North Dakota's 1st spacecraft gears up for December launch

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FARGO, N.D. (AP) — A low-cost miniature satellite that University of North Dakota students have been working on for five years is ready for testing ahead of its scheduled December launch.

The so-called CubeSat is a 2-pound device with 4-inch sides that can be held in the palm of a person's hand. It is scheduled to catch a ride on a supply ship heading to the International Space Station, where it would begin its journey as North Dakota's first spacecraft to orbit Earth.

The project is meant to demonstrate the ability to make a functional spacecraft for a few thousand dollars. The CubeSat research team consisting of students and others is hoping that other space buffs can use the template to build a satellite.

"We wanted to keep it affordable so the next school can come and do this," UND CubeSat program director Jeremy Straub said. "Whether the launch is tremendously successful or a complete failure, it's really just a start to the next phase."

About 100 students, faculty and staff have chipped in on the project since it began in 2011. The team has now moved from the design phase to "fixing the things that don't work," Straub said. Most of the testing is being done through NASA, which last year ranked the project as the best of its kind in the nation.

CubeSats are designed to take narrow, targeted scientific observations with instruments often built from basic components.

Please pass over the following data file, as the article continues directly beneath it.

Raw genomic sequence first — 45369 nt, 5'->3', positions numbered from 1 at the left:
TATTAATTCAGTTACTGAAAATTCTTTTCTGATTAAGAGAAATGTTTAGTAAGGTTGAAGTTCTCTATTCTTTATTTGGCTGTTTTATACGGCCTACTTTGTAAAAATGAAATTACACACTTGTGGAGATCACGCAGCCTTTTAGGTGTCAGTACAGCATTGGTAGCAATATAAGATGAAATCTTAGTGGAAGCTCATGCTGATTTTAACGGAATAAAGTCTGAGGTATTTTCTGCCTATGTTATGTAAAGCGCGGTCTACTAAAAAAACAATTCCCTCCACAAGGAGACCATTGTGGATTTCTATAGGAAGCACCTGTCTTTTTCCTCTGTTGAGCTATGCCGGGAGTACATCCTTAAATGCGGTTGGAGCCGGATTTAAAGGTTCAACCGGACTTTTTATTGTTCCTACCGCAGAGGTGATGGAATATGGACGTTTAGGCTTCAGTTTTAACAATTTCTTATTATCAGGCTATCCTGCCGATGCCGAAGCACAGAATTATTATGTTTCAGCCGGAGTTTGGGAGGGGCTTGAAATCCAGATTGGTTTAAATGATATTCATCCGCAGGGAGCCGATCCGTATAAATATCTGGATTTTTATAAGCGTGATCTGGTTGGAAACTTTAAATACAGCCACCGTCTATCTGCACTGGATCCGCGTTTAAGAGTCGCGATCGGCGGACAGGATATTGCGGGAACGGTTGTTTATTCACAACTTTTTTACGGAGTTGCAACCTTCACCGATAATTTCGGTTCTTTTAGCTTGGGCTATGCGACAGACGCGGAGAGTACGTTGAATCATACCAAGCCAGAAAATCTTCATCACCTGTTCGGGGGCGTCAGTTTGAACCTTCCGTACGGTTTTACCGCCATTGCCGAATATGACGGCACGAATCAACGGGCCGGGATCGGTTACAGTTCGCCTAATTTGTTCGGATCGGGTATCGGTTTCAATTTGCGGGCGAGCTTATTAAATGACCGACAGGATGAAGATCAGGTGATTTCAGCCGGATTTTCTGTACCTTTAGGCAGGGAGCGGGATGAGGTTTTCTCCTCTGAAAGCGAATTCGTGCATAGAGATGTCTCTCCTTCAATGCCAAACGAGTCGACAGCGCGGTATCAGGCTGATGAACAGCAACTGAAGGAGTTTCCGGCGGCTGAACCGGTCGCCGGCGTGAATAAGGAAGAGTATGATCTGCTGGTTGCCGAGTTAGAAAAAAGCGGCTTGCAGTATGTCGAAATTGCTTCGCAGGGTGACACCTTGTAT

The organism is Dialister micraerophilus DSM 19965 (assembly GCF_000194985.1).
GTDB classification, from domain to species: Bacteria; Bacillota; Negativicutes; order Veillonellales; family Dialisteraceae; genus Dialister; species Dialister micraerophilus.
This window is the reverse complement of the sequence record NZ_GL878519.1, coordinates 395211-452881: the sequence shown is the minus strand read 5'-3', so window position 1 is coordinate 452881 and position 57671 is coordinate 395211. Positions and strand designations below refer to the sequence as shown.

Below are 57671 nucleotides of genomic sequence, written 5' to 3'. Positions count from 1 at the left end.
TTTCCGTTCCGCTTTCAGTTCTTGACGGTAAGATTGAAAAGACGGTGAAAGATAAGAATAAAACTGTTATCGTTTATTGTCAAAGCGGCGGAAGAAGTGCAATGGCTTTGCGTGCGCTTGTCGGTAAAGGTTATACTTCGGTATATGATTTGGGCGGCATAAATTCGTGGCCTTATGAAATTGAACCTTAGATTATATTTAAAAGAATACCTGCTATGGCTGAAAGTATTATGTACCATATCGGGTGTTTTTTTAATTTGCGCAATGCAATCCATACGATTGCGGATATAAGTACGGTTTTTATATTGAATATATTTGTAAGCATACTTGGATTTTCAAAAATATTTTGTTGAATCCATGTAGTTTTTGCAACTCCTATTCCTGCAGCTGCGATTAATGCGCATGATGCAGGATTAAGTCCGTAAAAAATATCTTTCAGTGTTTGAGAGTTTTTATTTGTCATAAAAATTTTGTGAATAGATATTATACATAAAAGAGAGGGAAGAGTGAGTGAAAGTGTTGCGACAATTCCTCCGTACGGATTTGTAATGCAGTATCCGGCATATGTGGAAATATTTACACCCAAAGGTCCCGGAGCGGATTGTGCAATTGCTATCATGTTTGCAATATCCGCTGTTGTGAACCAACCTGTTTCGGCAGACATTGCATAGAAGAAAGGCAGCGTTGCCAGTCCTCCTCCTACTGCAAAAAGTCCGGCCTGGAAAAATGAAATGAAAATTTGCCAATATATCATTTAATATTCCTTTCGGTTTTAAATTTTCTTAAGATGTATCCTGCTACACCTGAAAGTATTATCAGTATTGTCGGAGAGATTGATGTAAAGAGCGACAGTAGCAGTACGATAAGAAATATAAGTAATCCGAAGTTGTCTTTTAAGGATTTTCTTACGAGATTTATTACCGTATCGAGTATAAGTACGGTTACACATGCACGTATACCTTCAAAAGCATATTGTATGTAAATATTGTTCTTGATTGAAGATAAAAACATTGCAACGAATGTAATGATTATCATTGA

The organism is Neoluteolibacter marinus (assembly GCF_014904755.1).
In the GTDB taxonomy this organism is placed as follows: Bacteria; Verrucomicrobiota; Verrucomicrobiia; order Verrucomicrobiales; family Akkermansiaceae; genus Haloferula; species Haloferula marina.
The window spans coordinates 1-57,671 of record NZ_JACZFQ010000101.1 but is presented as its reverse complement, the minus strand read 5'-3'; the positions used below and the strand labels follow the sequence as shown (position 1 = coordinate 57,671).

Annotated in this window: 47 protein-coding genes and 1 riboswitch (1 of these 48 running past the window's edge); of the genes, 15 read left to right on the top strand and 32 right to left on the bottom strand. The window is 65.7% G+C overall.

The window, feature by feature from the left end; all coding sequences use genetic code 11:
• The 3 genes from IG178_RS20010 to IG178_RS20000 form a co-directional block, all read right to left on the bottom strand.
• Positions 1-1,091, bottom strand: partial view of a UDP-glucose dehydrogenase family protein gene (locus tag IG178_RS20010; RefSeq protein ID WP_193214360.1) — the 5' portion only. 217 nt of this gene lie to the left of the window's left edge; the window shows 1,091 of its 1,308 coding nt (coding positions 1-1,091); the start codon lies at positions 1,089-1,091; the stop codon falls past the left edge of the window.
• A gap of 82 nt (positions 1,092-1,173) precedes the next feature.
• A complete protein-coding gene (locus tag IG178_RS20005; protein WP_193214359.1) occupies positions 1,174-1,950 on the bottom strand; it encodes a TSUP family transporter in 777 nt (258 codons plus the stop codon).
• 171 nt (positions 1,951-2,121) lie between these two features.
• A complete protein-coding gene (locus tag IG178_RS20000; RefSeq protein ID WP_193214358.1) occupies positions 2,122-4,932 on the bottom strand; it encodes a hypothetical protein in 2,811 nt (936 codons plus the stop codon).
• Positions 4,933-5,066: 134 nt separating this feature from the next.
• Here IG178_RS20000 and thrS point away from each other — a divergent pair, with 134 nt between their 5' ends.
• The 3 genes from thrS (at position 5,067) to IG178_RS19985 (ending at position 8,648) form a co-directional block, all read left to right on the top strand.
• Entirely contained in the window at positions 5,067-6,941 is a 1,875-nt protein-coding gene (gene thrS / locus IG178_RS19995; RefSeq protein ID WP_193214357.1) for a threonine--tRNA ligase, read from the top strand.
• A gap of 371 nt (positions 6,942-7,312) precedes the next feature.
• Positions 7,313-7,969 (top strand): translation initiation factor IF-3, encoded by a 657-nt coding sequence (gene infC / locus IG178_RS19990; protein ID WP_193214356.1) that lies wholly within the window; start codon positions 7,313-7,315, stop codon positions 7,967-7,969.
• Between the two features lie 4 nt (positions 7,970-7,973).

"The CubeSat industry has changed dramatically from when we started five years ago," Straub said. "There's a lot more commercial development going on right now. We got in right before the wave, so to speak."

The group's electrical design leader, Michael Wegerson, landed two internships while working on the project and recently founded a company that will sell the low-cost satellites to other institutions. Wegerson, who earned a degree in electrical engineering, said he has spent about 20 hours a week on the project since his freshman year.

"I had always been a huge space fan, but it seemed out of reach," Wegerson said. "This program turned a dream into reality."

Skye Leake, a junior in mechanical engineering who recently took over payload design for the project, said he has been working on fitting a 3-D printer for the CubeSat, shrinking the scale from feet to millimeters.

"Honestly I'm a little bit nervous because there are still some bugs to be ironed out," he said. "There is a hard deadline out there that you can't avoid."

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